Bryson DeChambeau insists he is determined to keep the focus of Ryder Cup week on his team.
So much so that the polarizing bomber ended — or at least paused — his unofficial media boycott at Whistling Straits on Tuesday.
“I think this is a team event,” DeChambeau said. “I’m focused on helping Team USA to a victory, and that’s honestly the reason why I’m here.”
DeChambeau is making his second Ryder Cup appearance. He went 0-3-0 three years ago in the United States’ loss to Team Europe in Paris. That included losing both of his foursome matches and a loss in the Sunday singles.
The 28-year-old since has climbed as high as No. 4 in the Official World Golf Ranking and claimed his first major victory at last year’s U.S. Open.
However, DeChambeau has spent much of 2021 making headlines for his actions off the course.
There is the long-running feud with Ryder Cup teammate Brooks Koepka, the criticism of his equipment maker and a verbal altercation with a fan after the end of last month’s BMW Championship. On the course, he has had multiple debates with rules officials and has become the focus of “Brooksy” taunts from fans.
DeChambeau admits he is trying to provide people with entertainment, and while emphasizing this week’s team event, also referenced all the content he’s creating for TikTok, Instagram and YouTube.
“Just going to do things a little different because I want to show people who I actually am,” he said Tuesday. “I think it’s cool when they get to see behind the scenes a little bit, see what I do during my daily life.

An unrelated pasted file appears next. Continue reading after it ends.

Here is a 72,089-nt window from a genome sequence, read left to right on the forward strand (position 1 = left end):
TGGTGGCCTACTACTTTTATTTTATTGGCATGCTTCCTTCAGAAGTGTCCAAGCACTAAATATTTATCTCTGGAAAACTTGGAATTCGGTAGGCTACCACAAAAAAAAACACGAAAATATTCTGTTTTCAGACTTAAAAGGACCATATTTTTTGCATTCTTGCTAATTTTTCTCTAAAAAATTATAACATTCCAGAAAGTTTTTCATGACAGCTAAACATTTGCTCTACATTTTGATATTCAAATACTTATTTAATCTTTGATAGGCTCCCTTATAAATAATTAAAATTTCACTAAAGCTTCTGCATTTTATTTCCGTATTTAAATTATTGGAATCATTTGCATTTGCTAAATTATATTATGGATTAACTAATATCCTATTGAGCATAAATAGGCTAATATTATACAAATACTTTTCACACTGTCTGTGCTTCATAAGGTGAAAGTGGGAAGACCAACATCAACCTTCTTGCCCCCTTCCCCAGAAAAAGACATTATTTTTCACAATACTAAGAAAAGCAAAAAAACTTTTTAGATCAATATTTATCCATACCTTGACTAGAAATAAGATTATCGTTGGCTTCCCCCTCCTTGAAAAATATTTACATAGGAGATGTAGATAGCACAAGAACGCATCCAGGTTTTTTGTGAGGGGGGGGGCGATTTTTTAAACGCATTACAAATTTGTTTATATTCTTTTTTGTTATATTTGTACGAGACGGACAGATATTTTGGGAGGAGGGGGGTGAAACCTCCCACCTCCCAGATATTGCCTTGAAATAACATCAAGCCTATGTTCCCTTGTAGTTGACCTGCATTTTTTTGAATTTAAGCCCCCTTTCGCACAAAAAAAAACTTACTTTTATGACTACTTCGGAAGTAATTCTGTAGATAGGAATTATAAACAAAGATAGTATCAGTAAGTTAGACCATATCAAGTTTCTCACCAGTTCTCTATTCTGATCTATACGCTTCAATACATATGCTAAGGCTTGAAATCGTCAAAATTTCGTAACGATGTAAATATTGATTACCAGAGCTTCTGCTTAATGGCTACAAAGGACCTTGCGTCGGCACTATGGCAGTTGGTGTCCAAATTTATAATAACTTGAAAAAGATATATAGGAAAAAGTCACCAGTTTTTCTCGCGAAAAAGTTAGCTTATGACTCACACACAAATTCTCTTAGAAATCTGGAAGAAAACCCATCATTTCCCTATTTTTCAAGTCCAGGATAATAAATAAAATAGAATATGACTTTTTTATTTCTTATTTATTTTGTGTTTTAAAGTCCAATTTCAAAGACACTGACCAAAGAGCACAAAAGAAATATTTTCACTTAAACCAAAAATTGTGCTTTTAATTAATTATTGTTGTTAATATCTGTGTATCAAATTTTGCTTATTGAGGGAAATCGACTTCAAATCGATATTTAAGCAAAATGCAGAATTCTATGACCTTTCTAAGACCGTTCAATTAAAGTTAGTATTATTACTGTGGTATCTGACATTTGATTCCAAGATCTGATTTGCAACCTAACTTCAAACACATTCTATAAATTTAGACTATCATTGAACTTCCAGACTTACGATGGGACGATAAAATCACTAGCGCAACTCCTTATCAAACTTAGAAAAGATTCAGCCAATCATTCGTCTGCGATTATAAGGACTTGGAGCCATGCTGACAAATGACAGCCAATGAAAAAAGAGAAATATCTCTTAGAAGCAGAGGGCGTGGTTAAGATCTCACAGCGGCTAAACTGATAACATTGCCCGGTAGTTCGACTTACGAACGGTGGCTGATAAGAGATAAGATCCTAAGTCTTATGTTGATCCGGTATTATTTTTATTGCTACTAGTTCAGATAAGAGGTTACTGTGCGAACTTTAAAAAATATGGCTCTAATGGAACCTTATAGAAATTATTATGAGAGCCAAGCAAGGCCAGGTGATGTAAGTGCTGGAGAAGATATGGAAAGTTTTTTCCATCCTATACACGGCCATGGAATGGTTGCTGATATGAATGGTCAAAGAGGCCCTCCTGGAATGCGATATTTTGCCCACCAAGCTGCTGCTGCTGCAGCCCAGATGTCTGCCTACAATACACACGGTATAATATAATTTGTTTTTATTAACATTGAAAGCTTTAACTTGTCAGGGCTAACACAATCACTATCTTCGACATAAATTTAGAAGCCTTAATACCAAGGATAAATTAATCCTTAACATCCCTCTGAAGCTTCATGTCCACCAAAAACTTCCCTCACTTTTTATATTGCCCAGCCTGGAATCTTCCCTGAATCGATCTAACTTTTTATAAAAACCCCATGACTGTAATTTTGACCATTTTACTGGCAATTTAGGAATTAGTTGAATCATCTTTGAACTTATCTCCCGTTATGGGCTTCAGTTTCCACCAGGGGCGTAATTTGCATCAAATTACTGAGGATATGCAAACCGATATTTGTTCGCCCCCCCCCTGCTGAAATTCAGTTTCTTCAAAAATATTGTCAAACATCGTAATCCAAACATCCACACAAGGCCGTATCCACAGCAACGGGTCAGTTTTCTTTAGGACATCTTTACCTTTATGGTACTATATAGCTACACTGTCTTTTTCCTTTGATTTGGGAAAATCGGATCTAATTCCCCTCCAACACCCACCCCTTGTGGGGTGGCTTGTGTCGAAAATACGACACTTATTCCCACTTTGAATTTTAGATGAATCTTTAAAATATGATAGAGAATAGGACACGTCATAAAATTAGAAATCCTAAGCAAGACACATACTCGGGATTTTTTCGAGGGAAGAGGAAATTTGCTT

“It kind of opens it up to, ‘Whoa, this isn’t just this person because of what people think about me out on the golf course, this is actually a human being.'”
Inevitably, the conversation returns to his polarizing personality. DeChambeau understands his reputation, while trying to keep the conversations this week focused on team.
He also said he had “some great conversations” during the Tour Championship week with Koepka and that everything “was fine” during dinner Monday night.
“I’m not going to make this about me again,” DeChambeau said. “This is about a team event.
“I’ve got a brass chest. I’ve taken a lot of heat. But I’m OK with it, and I understand I’m in the place where I’m at, and it’s going to be that way moving forward.”
There is a lot of speculation about whom he will be paired with. DeChambeau also has been training for the Professional Long Drivers Association World Championship in Nevada later this month.
He said a comment that his hands were “wrecked” from training for both events was made before the start of the FedEx Cup Playoffs. DeChambeau said he’s fine physically and that he has put “full force focus” into preparing for the Ryder Cup.
That said, DeChambeau acknowledged that it would be “pretty sweet” to see the stats if he’s able to uncork a swing speed that tops 200 mph this week in Wisconsin.
“There’s a whole list of holes where it’s going to be a huge advantage, I hope, if I’m hitting it in the fairway,” he said. “I think part of hitting it far is some of why I am so successful and how I could utilize my length on this golf course to potential advantage.”
–Field Level Media